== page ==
Sumo, like nature, abhors a vacuum.
It’s an aspect of the sport that has resulted in Hakuho’s long goodbye causing half the men in the top division to rush in and try and fill the massive gap left by the legendary yokozuna.
The lack of a clear successor to Hakuho, however, has instead created a kind of wild parity where, incredibly, even Asanoyama’s nightmarish 0-3 start to the current tournament hasn’t ruled the ozeki out of title contention.
Nine wrestlers with 6-2 records led the way at the midpoint of the Autumn meet, while six more rikishi stood just one loss behind. Defending champion Terunofuji dropped his first two bouts yet by the weekend seemed to be the one best placed to lift the Emperor’s Cup. But just as the former ozeki, with his toughest opponents out of the way, was being tipped to go unbeaten the rest of the way, he lost for a third time and fell out of the lead.
Even Asanoyama’s turnaround to reach 7-3 included two default victories, as Yutakayama and Kiribayama withdrew injured when due to face the Takasago stable man. If sumo’s newest ozeki does somehow manage to emerge victorious after 15 days, he’ll be first title winner in modern history with a pair of walkover wins.
Without a doubt, the roller-coaster ride that has been professional sumo in recent times is providing plenty of thrills, but even more fascinating is just how long it has gone on.
Exciting turbulent periods often accompany generational shifts, but what’s happening in sumo right now might be unprecedented.
Japan’s national sport often counts from the emergence of one great yokozuna period to the emergence of the next, and we are at the end of the seventh such era since sumo started adding extra tournaments to the calendar in the 1950s.
In that 70-year span there have been a few occasions when dominant figures started to fade and opportunistic rikishi grabbed a couple of titles before the next yokozuna reign began, but it’s arguable that we’ve never had a time with as much uncertainty as that which we are currently seeing.
Even two decades ago when, in the post-Chiyonofuji period, seven wrestlers in less than three years won inaugural titles, it was clear that at least some of those men were destined for stardom.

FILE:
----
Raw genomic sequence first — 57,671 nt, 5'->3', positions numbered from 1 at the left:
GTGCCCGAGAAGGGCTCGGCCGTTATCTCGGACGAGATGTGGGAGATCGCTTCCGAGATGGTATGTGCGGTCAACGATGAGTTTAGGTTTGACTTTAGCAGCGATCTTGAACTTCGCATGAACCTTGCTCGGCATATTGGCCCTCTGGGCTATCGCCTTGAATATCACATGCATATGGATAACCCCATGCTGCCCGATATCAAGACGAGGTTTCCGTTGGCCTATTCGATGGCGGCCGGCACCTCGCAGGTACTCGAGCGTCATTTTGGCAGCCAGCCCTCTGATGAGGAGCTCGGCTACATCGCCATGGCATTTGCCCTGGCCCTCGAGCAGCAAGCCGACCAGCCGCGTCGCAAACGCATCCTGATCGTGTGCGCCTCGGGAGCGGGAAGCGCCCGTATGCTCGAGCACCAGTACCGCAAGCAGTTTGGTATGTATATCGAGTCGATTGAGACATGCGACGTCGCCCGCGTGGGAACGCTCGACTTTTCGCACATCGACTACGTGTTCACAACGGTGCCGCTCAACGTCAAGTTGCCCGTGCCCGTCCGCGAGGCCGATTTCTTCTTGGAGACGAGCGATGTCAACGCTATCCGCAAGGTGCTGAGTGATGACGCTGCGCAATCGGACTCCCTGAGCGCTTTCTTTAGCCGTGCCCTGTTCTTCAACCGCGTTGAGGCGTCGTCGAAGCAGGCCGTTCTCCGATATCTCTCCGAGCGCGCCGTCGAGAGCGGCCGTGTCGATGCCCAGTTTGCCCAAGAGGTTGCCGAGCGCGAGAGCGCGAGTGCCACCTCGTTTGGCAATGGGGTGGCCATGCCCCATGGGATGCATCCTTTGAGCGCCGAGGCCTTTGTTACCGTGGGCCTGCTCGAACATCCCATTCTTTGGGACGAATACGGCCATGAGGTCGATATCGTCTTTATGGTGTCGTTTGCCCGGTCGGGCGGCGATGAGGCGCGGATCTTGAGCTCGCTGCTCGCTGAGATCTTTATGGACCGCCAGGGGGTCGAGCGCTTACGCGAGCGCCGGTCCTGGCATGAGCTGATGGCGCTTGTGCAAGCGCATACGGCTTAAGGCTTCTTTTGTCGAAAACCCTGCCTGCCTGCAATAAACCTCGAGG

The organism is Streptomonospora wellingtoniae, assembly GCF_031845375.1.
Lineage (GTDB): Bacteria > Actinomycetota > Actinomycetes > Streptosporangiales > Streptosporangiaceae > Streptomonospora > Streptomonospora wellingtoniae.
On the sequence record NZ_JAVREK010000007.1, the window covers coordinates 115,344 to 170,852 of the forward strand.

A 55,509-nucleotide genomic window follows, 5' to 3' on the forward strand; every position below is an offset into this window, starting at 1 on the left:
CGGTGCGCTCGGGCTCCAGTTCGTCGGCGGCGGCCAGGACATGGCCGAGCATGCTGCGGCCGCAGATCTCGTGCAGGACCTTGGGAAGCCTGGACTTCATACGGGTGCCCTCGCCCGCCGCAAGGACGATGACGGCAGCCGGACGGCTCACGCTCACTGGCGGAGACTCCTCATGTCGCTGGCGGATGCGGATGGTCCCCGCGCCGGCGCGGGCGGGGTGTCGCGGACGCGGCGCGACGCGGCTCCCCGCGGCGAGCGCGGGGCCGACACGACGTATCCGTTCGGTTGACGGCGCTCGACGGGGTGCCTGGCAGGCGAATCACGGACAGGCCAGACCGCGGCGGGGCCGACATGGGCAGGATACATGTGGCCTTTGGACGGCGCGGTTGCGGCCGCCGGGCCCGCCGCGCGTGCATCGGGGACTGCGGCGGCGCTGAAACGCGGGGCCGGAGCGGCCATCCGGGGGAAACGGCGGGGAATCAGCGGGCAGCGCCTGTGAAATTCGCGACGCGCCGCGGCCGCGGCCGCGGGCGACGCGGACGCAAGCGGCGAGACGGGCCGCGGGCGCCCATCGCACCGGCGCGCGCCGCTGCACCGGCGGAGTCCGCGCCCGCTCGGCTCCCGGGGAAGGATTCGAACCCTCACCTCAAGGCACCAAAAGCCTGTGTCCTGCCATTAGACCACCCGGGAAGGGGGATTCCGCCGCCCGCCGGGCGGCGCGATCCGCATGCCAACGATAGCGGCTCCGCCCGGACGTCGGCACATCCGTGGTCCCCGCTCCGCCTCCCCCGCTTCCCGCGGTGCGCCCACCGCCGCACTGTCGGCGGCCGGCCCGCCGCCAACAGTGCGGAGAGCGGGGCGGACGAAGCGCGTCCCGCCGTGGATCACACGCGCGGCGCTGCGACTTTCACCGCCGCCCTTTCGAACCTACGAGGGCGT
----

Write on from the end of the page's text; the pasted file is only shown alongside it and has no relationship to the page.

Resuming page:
Whether it was 204-cm, 200-kg Akebono on an inexorable march to the top, or his great rival Takahanada achieving a winning record in sanyaku as a teenager and lifting the Emperor’s Cup at age 19, there was little doubt that the future of sumo was in safe hands.
Those men led a class that also contained several other strong yokozuna and ozeki and when their bodies began to fail, first Asashoryu and then Hakuho were ascending and ready to take up the baton.
So it was with Wakanohana and Tochinishiki making way for Taiho and Kashiwado and that latter pair being replaced by Kitanofuji and Tamanoumi.
Wajima and Kitanoumi then followed before Chiyonofuji took over.
As things stand right now, however, it looks like a long string of what would be called Hall of Fame-level yokozuna is about to come to an end.
Even though some of the younger stars in the sport like ozeki pair Takakeisho and Asanoyama have started to step into the limelight more, their career paths, and records to date in the top division, suggest that even if they take the final step and earn the white rope, we’ll have yokozuna akin to Asahifuji or Kakuryu at best.
With four former ozeki and an incredible ten wrestlers with championship experience still active in the top division, sumo is the very definition of parity right now.
That has essentially been the case over the past four or five years and it shows no signs of changing anytime soon.
Although it’s possible there may be another legend lurking in the lower divisions, it’s impossible to tell just how much potential a rikishi has until he reaches at least the third-highest tier.
Throughout sumo history there have been numerous wrestlers who went undefeated in their first 15 or 20 bouts only to flame out when faced with the battle-hardened veterans that populate the upper reaches of makushita.
Kotoshoho and Hoshoryu, a pair of 21-year-olds with good sumo genetics appear to represent the best hope of finding top level yokozuna among those already in the sport’s top division but given their inexperience that’s still a big projection.
My (perhaps overenthusiastic) evaluation of 18-year-old Hokuseiho last month still stands by the way. He may be the one rikishi currently in sumo with the best chance becoming a legendary champion. As I said in that August 26 column, the Hakuho protege has the best combination of size, power, fluidity and aptitude for the sport that I’ve seen in the decades I’ve been involved in sumo.
If I’m wrong though we could be in for a long, barren period before a true successor to the G.O.A.T. emerges.
Of course, if sumo continues to serve up one exhilarating tournament after another it’ll make the waiting fun.